- Hackers use secret networks to aggregate and trade millions of stolen login credentials and passwords, according to a cybersecurity expert.
- While high-profile data breaches make headlines, the real damage to individual users can be done in small increments in the months and years that follow using stolen login credentials.
- The practice of trading stolen passwords is only growing as aggregation software becomes more sophisticated and hacking becomes more profitable.
- Visit Business Insider's homepage for more stories.
If you're reading this, it's time to change all of your passwords.
That's because there's a good chance that your login information — or, at least, a past version of it — is circulating among secret networks where hackers trade stolen passwords or sell them for profit.
These secret networks are only growing, according to Alex Heid, chief research and development officer at SecurityScorecard, a cybersecurity firm.
"Within the hacking underground community, credentials are bought, sold, and traded for free like Pokémon cards," Heid said. "There are dozens of different hacking forums that have terabytes of information going back 10-plus years."
These forums primarily operate on the darkweb, a network of encrypted sites that don't show up in search algorithms. Login credentials and passwords that make it to these forums typically come from massive data breaches, which have happened frequently throughout the past year — in one recent example, 4.9 million DoorDash users' data were stolen just last week.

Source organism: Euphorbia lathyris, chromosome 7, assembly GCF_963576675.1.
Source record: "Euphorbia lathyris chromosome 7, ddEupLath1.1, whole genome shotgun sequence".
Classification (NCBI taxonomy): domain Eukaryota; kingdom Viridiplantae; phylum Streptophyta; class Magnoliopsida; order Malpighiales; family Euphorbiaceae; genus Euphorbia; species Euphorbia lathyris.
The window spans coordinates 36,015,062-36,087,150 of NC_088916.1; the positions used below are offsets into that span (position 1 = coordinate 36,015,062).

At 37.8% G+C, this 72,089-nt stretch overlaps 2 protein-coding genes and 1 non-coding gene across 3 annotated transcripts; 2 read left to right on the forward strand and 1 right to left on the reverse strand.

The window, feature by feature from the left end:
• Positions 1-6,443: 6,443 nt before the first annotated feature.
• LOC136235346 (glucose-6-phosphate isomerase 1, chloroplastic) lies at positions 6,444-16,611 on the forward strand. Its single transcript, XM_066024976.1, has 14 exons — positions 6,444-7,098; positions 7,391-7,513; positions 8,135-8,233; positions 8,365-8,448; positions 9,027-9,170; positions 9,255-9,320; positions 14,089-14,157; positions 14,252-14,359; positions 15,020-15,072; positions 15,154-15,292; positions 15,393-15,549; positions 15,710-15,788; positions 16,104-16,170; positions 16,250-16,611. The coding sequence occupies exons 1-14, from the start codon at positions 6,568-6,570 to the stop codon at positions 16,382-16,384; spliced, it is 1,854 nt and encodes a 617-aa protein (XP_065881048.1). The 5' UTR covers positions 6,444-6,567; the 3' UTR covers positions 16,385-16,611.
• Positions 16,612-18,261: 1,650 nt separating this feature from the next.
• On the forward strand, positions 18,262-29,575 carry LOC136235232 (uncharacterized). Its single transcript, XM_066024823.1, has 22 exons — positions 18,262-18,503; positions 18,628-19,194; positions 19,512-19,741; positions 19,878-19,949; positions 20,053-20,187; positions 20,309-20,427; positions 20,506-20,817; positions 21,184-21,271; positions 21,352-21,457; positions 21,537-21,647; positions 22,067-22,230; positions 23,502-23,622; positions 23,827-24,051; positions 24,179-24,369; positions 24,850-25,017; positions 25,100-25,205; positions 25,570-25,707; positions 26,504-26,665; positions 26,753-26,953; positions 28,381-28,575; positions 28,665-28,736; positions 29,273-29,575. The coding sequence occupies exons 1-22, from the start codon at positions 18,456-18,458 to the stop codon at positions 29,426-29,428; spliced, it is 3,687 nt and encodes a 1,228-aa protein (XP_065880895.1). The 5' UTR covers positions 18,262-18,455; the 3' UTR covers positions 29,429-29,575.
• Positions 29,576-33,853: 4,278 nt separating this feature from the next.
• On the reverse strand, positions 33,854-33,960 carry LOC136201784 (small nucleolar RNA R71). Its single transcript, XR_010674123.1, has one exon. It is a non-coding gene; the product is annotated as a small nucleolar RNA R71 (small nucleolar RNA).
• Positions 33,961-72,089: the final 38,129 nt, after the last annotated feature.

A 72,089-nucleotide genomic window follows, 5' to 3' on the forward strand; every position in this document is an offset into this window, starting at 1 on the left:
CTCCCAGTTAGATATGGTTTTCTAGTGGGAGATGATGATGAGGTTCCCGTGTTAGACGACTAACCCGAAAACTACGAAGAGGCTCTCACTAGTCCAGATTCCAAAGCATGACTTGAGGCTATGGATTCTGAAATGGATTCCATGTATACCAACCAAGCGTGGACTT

Hackers are using increasingly sophisticated database software to aggregate "combo lists" of millions of login credentials, according to Heid.
Even if hackers only have one set of credentials — for example, a user's DoorDash login — they can easily make inroads into the user's accounts on other sites. Hackers use "checkers," or programs that can take a user's email address and quickly determine if it's being used as a login on other sites. From there, hackers typically try to log into those other sites using the same password, betting that their targets use the same password across platforms. In many cases, they're successful.
"The people who are getting hit by that are the low-hanging fruit who reuse the same passwords," Heid said.
With hacking becoming increasingly profitable and hackers' software becoming more sophisticated, there's no indication that this trend will slow down any time soon. In the meantime, Heid advises that users change their passwords and ensure that passwords are different across different services.